American Mystery Story: Consumers Aren't Spending Even In a Booming Job Market … It's an American mystery story: More people have jobs and extra pocket money from lower gas prices, but they aren't buying as much as economists expected. – Bloomberg
Dominant Social Theme: Happy days are here again. People don't understand it yet.
Free-Market Analysis: Is it really a mystery why people aren't spending? The numbers that the mainstream media uses are "cooked" and thus the conclusions that can be drawn from those numbers are faulty as well.
For Bloomberg editorialists the idea that their data is faulty never seems to occur. On the other hand, the head of Gallup recently stated that the employment numbers in the US were far worse than what the government was stating. Perhaps that article didn't get passed around at Bloomberg's editorial desk.
So here we go again. This is yet another article that takes government statistics at face value and treats the larger economy in a simplistic fashion. Data in … results out. The writers are mystified that the data isn't generating the right results.
The government's count of how much people shelled out at retailers fell in February for a third consecutive month. Payrolls are up 863,000 over the same period.
The chart below shows retail sales and payrolls generally move in the same direction, until now. The divergence could portend lower levels of economic growth if Americans' usually reliable penchant to spend is less than what it once was.
"The expenditures that add up to gross domestic product are coming in a lot softer than employment," said Neil Dutta, head of U.S. economics at Renaissance Macro Research LLC. "Why would retailers be hiring if sales are falling? Why would they be boosting hours if sales are falling and why would they be paying more?"
Why would retailers be hiring and boosting hours if sales are falling? Perhaps because they are not? Or at least, perhaps because the government figures give an impression of the economy that is rosier than reality?
There are excuses, of course. Ben Herzon, a senior economist at Macroeconomic Advisers LLC, believes that the cold weather in February may have depressed consumer spending. He believes that people stayed inside and purchased things online – leading to an upward blip in online buying generally.
Herzon also believes that lower gas prices have depressed government statistics regarding sales. In other words, economic activity is GREATER than what's been reported. If this is the case, March should be better than February. Weather is better and gas prices have risen a bit.
But mainly, Herzon and others believe the employment figures. The article quotes him as saying, "Payroll employment has been great, and it is generating a lot of labor income that you think would be spent … Our story would be wrong if it doesn't happen."
But who can trust these numbers? Last year, John Crudele at the New York Post published a long expose of US Labor Department manipulations, entitled, "Labor Dept. acts to hide older data in job surveys."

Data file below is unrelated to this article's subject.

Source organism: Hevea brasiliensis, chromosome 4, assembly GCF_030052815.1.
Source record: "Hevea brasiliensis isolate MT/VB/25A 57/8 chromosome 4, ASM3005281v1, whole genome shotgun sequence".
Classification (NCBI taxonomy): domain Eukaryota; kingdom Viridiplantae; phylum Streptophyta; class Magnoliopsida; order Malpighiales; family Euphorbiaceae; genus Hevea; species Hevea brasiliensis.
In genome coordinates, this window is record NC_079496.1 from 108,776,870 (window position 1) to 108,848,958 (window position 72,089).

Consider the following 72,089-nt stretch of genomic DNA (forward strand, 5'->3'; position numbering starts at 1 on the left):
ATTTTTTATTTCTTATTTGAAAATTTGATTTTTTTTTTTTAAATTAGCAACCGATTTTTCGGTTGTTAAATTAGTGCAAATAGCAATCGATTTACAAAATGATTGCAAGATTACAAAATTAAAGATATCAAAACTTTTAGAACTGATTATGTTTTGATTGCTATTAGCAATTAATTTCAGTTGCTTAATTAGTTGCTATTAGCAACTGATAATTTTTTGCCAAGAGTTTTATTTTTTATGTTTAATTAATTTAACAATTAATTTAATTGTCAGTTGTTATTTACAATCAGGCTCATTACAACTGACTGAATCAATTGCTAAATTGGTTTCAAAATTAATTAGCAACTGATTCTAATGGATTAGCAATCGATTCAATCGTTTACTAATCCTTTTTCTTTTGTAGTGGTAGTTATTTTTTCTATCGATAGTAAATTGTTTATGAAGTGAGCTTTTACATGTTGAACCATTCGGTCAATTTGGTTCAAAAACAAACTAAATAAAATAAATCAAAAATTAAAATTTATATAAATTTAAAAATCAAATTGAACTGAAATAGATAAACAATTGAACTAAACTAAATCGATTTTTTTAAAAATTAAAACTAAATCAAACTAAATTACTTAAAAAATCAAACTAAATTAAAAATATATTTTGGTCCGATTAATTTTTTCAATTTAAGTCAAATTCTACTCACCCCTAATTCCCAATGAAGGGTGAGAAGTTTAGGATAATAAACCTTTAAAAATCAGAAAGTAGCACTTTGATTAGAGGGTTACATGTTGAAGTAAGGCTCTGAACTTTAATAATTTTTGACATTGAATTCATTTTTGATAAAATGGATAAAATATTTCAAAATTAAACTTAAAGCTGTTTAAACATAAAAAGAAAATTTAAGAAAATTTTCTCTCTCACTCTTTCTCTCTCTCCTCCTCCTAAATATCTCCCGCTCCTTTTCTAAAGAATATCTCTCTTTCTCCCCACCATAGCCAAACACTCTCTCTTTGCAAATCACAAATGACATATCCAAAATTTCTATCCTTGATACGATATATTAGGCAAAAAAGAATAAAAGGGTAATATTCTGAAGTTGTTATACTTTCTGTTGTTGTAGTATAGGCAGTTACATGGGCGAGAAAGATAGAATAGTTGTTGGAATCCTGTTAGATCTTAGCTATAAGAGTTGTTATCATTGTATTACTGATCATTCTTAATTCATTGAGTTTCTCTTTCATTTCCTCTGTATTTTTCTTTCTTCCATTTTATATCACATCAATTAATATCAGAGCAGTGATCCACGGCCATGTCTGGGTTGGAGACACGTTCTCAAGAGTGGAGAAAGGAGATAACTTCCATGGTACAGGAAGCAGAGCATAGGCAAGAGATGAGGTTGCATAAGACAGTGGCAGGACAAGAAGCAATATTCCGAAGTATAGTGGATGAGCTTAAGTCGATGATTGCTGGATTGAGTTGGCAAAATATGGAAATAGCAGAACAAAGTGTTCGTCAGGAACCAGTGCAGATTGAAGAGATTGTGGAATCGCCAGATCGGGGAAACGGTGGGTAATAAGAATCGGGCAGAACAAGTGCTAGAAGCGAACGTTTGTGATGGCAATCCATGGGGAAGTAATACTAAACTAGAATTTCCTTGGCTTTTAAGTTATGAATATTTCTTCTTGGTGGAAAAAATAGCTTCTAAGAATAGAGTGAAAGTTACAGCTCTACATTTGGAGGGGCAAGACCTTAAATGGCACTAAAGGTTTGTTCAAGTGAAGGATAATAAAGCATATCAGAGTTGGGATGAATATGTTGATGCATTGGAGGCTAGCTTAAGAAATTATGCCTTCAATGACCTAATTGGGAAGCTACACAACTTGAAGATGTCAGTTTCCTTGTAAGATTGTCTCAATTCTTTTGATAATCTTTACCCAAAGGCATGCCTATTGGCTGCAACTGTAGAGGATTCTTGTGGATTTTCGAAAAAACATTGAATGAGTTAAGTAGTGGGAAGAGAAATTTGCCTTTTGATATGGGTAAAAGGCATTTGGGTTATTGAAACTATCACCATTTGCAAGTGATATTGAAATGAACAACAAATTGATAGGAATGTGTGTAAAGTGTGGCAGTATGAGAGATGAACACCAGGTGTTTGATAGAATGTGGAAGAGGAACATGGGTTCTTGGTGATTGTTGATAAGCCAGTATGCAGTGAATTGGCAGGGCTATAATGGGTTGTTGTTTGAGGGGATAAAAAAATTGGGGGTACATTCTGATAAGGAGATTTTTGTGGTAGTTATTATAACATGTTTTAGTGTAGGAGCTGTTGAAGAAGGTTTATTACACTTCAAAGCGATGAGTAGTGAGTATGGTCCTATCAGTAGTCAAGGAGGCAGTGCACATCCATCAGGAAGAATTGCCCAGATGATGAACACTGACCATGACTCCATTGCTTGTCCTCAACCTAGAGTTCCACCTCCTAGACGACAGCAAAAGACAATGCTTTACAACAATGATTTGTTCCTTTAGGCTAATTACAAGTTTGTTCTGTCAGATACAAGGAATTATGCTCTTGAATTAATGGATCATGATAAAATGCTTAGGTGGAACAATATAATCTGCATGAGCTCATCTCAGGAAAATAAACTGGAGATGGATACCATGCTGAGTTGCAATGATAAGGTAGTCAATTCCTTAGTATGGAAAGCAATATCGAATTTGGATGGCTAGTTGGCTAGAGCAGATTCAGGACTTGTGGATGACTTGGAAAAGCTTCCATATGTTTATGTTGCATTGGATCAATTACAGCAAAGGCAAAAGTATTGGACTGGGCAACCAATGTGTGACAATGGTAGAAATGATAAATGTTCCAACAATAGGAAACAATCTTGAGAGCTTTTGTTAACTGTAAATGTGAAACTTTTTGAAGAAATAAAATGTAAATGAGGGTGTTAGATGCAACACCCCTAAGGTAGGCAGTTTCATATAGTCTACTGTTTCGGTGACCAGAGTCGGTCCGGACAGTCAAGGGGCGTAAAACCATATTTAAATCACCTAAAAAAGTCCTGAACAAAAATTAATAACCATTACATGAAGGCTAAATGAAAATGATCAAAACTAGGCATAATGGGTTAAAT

The thrust of the article was that the data being collected by government workers was sloppy and inaccurate. Workers wouldn't actually conduct household interviews but fill in their reports with older figures or possibly even make them up.
This whole controversy began when a Philadelphia Census worker, Julius Buckmon, was caught falsifying surveys and — most important — his wrongdoing was covered up.
Worse, Buckmon alleged that supervisors told him to cheat.
Other Census sources have also told me that data is falsified all the time. And since Census polls for lots of different government agencies, including the Justice Department, the problem could be bigger than anyone can imagine.
ZeroHedge posted an article in mid-2014 quoting the Post article but also adding in information from ShadowStats, the research firm that attempts to adjust for US government numbers by using various proprietary formulas.
The Federal Reserve would have us believe that the unemployment rate in the U.S. has fallen from a peak of 10.0 percent during the recession all the way down to 6.3 percent now.
But according to shadowstats.com, the broadest measure of unemployment is well over 20 percent and has kept rising since the end of the last recession. And according to the Federal Reserve's own numbers, the percentage of working age Americans with a job has barely increased over the past four years…
Of course, that was last year. This year, perhaps, things have improved. Or perhaps government numbers have become more trustworthy. (Not likely.)
Another possibility – granted that employment numbers are up – is that consumer behavior is simply different after a six-year Great Recession. People are well aware of their precarious financial situations and don't want to spend. They want to save.
In any event, we don't find any of this mysterious. The economy probably isn't nearly as good as government numbers claim it is. And consumers generally remain wary of an expansion that could lapse again as it has before.
Who can blame 'em? At the very least US government numbers ought to be treated according to that old adage, "Trust but verify."